For those die-hard Mr Mortgage readers, you already knew this was happening. The ooze is spreading from Subprime to Pay Options, Alt-A, Jumbo Prime and A paper. It is what it is. It is kind of funny that we have all of these names differentiating the paper grades anyway. It is all nonsense because after so many rounds of downgrades from the raters and between 2005 and 2007 the line bewteen all paper grades becomming so blurred due to all sensibility and risk management leaving the mortgage sector, everything is likely several paper grades lower than its initial ratings anyway.
My data showed me that subprime defaults were at a plateau (at least temporarily) 4-months ago and Alt-A, led by the Pay Option ARMs spiking around the same time. Being in the mortgage business for 20-years primarily working the West Coast region, logic told me this 2-years ago.
Just remember the implosion order: Subprime, Pay Option, Alt-A, Jumbo Prime and then Prime. The HELOC Implosion has been ongoing and will accelerate into the Pay Option, Jumbo Prime and Prime implosions because the universes are larger than subprime and more piggy-back financing was used in these paper grades.
The Pay Option Implosion will kick start the Alt-A and Jumbo Prime implosions as it will bring down values considerably in higher-priced, Pay Option heavy regions. All three will be happening simultaneouslyputting an even greater strain in values. Prime will be the last to blow but will blow, as those 20% down 30-year fixed buyers from 2004-2007 find themselves 30% upside down and it being cheaper to rent. Remember, a large number of the 20% down crowd went out and stuck 90% to 100% HELOC’s on their homes, making them less than prime now as well. All of these things are happening right now but to nowhere near the degree they will as housing prices continue to fall and we move closer to peak resets for higher grades of ARM paper. -Best Mr Mortgage
Home loan troubles break records again
Friday September 5, 10:56 am ET
By Alan Zibel, AP Business Writer
Delinquencies, foreclosures rise to more than 9 percent of US home loans in second quarter.
WASHINGTON (AP) — A record 9 percent of American homeowners with a mortgage were either behind on their payments or in foreclosure at the end of June, as damage from the housing crisis continues to mount, the Mortgage Bankers Association said Friday.But the source of trouble in the mortgage market has shifted from subprime loans made to borrowers with poor credit to homeowners who had solid credit but took out exotic loans with ballooning monthly payments.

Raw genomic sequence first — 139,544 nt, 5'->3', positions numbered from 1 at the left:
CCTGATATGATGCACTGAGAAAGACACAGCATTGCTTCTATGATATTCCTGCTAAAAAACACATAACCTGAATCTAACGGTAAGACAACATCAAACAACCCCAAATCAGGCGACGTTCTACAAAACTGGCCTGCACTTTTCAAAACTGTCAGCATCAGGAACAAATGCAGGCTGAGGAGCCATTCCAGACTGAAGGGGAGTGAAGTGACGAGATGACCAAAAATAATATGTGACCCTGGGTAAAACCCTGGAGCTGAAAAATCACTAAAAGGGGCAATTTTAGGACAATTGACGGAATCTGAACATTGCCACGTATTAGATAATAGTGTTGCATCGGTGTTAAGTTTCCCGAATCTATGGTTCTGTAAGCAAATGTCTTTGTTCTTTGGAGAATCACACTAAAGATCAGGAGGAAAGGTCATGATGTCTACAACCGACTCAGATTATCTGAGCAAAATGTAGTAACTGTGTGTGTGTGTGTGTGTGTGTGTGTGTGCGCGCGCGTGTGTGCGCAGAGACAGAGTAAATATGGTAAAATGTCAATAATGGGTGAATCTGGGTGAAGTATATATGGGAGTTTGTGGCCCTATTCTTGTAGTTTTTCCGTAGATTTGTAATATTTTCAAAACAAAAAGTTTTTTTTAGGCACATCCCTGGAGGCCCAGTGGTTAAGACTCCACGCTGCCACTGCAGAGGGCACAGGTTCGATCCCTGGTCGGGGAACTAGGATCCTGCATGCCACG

The problem is also concentrated in a handful of states, the worst being California and Florida. The real estate markets in those two states were fueled by some of the riskiest lending practices and rampant speculation during the housing boom that has turned into a devastating bust.
“That’s clearly the problem,” said Jay Brinkmann, the association’s chief economist. “The national numbers are driven by the two largest states” with the most outstanding home loans.
The latest quarterly snapshot of the market broke records for late payments, homes entering the foreclosure process and for the inventory of loans in foreclosure. The trade group’s records go back to 1979.
The percentage of loans at least 30 days past due or in foreclosure was up from 8.1 percent in the January-March quarter, using figures that were not adjusted for seasonal factors.
New foreclosures were concentrated in eight states: Nevada, Florida, California, Arizona, Michigan, Rhode Island, Indiana and Ohio.
But for the first time since the mortgage crisis started, delinquencies on subprime adjustable-rate loans declined. While more than one out of every five homeowners with a subprime ARM is still in default, that portion dipped 1 percentage point from the first quarter to 21 percent.
What’s driving the delinquency rate up now is the number of homeowners with risky, adjustable-rate prime loans made with little or no proof of the borrowers’ income or assets.
Many of these loans allowed the borrower to pay only the interest on the loan for a fixed period of time. Others gave borrower the option to “pick-a-payment,” adding any unpaid interest to the principal balance.
More than one out of 10 borrowers with a prime adjustable-rate loan is now delinquent or in foreclosure. That portion, 11.3 percent, was up from 9.7 percent in the first quarter and is expected to continue to rise as more homeowners see their monthly payments spike.